A chill in the air marked the continued seasonal change in Chicago; a cold spell was carried across the air in gusts and breezes that settled upon the streets and people that walked them. As such, people began to dress in more layers to accommodate the arrival of Autumn as they went about their daily lives within the comforts of normality. But Thomas Mulhouser was anything but normal, having given up a position at the esteemed Chicago Tribune after having a falling out with management. He had been on the verge of a breakthrough with exposing political corruption, but ultimately was shut down by the internal interests of politics within the media apparatus here. The sting of betrayal and anger remains even six months later as he now finds himself within the unusual practice of being a "Paranormal Investigator".

Calling it a "firm" would be too strong of a term for a single-man enterprise, let alone one nestled in a bleak, concrete cube of a building squeezed within an alleyway between more modern structures of the inner city. It would require someone with dedication to the supernatural to hear of his existence, let alone find his location, despite the cheap neon sign hanging outside the building. The windows outside remain lined with the old advertisements of palm readings and supposed seances, as well as a $79.99 deal for a 'salt cleansing' to remove impure energies from an individual. As luck would have had it, the previous tenant was a seance reader of some kind, though the details of the salt ritual remained obfuscated as the information part of the poster had been ripped away long ago.

The office space inside was just as bleak as the exterior, as it was sparsely populated with the bare essentials that was needed to survive. A couch meant for customers also served as a pull-out bed, and was riddled with stitches and patches to extend its life as long as needed. A mini-kitchen at the far end of the room held just a microwave and a cheap coffee pot, providing just what was needed to get bad coffee and TV dinners into his belly. Mulhouser sat at a serviceable desk, surrounded with previous paperwork that he had carried over from the Tribune out of spite along with an old PC that helped keep him sane through the monotony of the day. His last job was two months ago, which was an appointment with an old bat of a lady whose grandkids never called. She had been concerned about her grandson's future of getting into college and wanted some piece of mind, and so he did a tarot card reading for a cool hundred bucks.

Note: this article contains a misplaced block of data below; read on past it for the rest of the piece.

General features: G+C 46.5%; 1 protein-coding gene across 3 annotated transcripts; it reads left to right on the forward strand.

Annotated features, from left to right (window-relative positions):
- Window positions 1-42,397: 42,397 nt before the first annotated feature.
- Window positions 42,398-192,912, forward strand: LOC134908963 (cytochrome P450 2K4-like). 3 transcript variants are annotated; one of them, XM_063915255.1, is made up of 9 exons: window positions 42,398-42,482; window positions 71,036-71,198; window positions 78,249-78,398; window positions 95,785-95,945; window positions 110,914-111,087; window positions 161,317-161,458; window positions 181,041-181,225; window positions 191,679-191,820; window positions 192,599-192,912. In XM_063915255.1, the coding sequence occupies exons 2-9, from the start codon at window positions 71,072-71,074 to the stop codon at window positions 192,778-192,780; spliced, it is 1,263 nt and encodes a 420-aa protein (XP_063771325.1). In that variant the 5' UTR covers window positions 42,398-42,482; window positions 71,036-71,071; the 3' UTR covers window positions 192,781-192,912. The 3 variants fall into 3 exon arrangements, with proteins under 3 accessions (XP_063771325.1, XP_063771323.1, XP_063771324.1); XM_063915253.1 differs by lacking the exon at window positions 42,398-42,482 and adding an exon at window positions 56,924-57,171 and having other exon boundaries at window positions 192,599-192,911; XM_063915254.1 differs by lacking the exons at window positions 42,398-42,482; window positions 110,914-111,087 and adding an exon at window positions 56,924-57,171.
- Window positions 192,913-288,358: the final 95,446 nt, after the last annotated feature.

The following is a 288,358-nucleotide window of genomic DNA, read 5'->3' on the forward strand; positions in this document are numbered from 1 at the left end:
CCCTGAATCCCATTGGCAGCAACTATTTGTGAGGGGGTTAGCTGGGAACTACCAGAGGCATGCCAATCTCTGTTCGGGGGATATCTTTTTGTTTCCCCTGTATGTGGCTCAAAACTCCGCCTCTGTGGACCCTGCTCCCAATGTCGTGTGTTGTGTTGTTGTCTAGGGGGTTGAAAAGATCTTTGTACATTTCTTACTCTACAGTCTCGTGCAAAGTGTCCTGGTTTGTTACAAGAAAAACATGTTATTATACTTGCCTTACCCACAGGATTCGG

As far as he was concerned, he had better use of that money than the little gremlins squabbling over inheritance did. But it was not nearly enough to cover rent for that month, let alone for now. Mulhouser groaned as he remembered the declining number of his bank account grow ever smaller, and needed to do something to keep his mind off the terrible prospect of having to beg for his old job back.

1: Answer an online survey - God knows you need what little extra cash you can use to get by.

2: Check your email - And pray that someone, *anyone* is asking for an appointment.

3: Call up Mark - Your former colleague at the Tribune and still best friend. Ask him if he wants to go out for lunch and pay for your meal.
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2: Check your email - And pray that someone, *anyone* is asking for an appointment.
Mulhouser glances towards the computer, eyeing its static screen for a moment before letting out a sigh. He wasn't expecting anything different in his email inbox than the usual variety of spam mail, advertisements, and other random nonsense. But by this point it had become a daily ritual of disappointment as he scrolled over and opened his Yahoo! mail account. His eyes scrolls over the myriad of new mail, glazing past the regular spam and garbage that he quickly marked for deletion. As a result of his dutiful organization, his inbox remained fairly sparse from the few messages sent and received over the past few months. One of which was a conversation between him and Mark discussing his feelings towards the upper management of the Tribune - a whole can of worms he was not eager to revisit - and another being a back and forth negotiation for the rent prices of his studio/office space with the landlord.

Mulhouser rolls his eyes when he realizes that, like usual, there wasn't anything of note to read over in his inbox; but his hunt for work left him oblivious to the one email that had been recently sent which was from his mother.

Subject: How are you?

He looks at the header for a moment, before realizing that he *hadn't* checked in with her for at least three months by this point. Had she been here in person, he knew he would never hear the end of it. It was a simple question, but did he really want to go too much into how badly he was doing at the moment? His fingers hovered above the keyboard as he pondered what exactly to write.